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Koshur Music

An Introduction to Spoken Kashmiri




Majboor as a Kashmiri poet

Prof. R.N. Kaul

R.N. KaulWaves is a collection of twenty four poems - some short and some long - originally written in Kashmiri by Arjan Dev Majboor and translated into English by Arvind Gigoo. The short number represents a broad spectrum across whose prismic surface Majboor's imagination soars catching in its sweep many impressions from his inner and outer life. These reflect not only his subjective reactions but also reflect, as if in a mirror. the feelings and thoughts of an exiled community.
The present reviewer has no pretensions to be well-versed in Kashmiri literature and its rich and noble language yet Majboor' s poems have impressed him to the extent of provoking him to at­tempt their review. It is like fools rushing in where angels fear to tread. Yet the attempt is worthwhile.
After reading the translations and some of the originals I cannot help feeling that they do not lack a genuine poetic genius. I n fact it is the intelligent translations done by Arvind Gigoo and their artificial patterns that give these poems a true poetic garb.
These thoughts apart, as generally happens in poems com­posed for Mashairas, the milieu is provided by what is taking place at present socially and politically around the poet. Hence it is that brought up a leftist and an idealist in search of a utopia, Majboor mourns the loss of values and makes his poetic outbursts as vehicles of his deep felt sympathy for the suffering humanity especially those uprooted from their homes by fanatics who have resorted to murders, arson and rape and what is generally known as militancy in the J&K state. The poem The Topsy - Turvy Tree poignantly brings out what a distorted and barren picture the earth will be due to the irrational behaviour of the homo sapiens. The tree has chosen to have its roots in the sky.
The earth will turn into a blazing inferno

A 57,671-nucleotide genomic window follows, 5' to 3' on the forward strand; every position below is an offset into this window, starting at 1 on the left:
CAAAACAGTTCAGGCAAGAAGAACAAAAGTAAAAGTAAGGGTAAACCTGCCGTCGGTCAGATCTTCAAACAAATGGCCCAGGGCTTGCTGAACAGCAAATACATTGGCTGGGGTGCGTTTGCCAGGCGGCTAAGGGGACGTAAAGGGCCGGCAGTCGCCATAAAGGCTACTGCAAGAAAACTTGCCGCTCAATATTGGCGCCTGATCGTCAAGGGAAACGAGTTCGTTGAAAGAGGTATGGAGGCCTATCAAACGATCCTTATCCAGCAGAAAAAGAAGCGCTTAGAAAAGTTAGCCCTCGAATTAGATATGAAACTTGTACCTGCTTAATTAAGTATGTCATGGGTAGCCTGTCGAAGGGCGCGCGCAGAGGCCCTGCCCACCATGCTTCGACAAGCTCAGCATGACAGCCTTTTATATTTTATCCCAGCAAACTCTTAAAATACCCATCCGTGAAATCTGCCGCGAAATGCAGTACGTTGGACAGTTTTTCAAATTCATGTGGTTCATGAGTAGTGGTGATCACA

the eagles will not fly
it will rain acid.
Urban civilization will go amok. Such is the theme of the poem The City. Freedom has only brought ‘frantic blindness'. The poem The Hungry Man gives a pathetic picture of a starving man:
A lean man
with a sack
was searching his fate
hunger was his lone companion.
The poem Prison presents, in sustained but restrained rhythm of irony, the state of affairs in temporary tent shelters improvised for Kashmiri migrants at a stone's throw from the state jail where militants are luxuriously housed, fed and entertained. Victims to the scorching sun and flooding rains, saving their lives with the skin of their teeth from scorpions and snakes to the Kashmiri Pandits verily the camp is a jail whereas the real jail is a heaven:
There is a crematorium by the prison
The prisoners smile.
In most of Majboor's poems the style and technique are impressionistic. A feeling. a thought floats across the canvas of his imagination and he makes an attempt to clothe it in ‘chiseled words'. Though there are flashes of genius, the technique of Mushaira dia­logue form changes good poetry into what becomes banal and even prosaic. For example, the dialogue between the poet and the tree recalls at once the echoes of a typical Kashmiri poetic sympo­sium. Writes Majboor in the poem The Fowl:
One said
‘Wonderful, the fowl has two legs
Another said:
‘No, the fowl has four legs
Some poems in the selection are inspired by imagination, nostalgia though to a slight extent maudlin. To the Swan is a case in point. This poem should touch the sensitive chords of each migrant's heart. Adam and Eve were thrown out of Eden for eating the forbidden fruit. Kashmiri Pandits became tar­gets for their religious creed. Driven out by fanatical hordes called militants they have been living miserable lives for over a decade now. Majboor though a leftist cannot help responding to the suf­ferings of his brethren. He asks his soul to seek the beautiful spots in the valley and report back his findings. This may give him a vicarious relief. He addresses the swan:
If you get tired
rest on the golden hay
on a hill top
dye yourself in the jungle light
the ripples will play
among the boulders.
The collection has poems rich in imagery and a vocabulary which is rich in sensuousness. No poet can escape being impressed by the appeal Nature's beauty in Kashmir makes to the senses. The valley's musical brooks, fragrant blossoms and flowers, warm and cool sensations, and juicy fruitage and landscapes, cloudscapes, treescapes and waterscapes are in lavish abandon everywhere. Hence Majboor will talk of bubbling brooks, of pastures breathing out scents (as Kahlil Gibran records in The Prophet), of snow­flakes coming down like silver coins, of mountains sleeping under covers of chaste snow. Though some poems fail to evoke interest because of their obscurity, yet it is poet's rich sensuous appeal that makes amends.
The book is a worthwhile possession and, as such, an ad­dition to the rich cultural heritage of Kashmir.

Arjan Dev Majboor



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And the world remained silent

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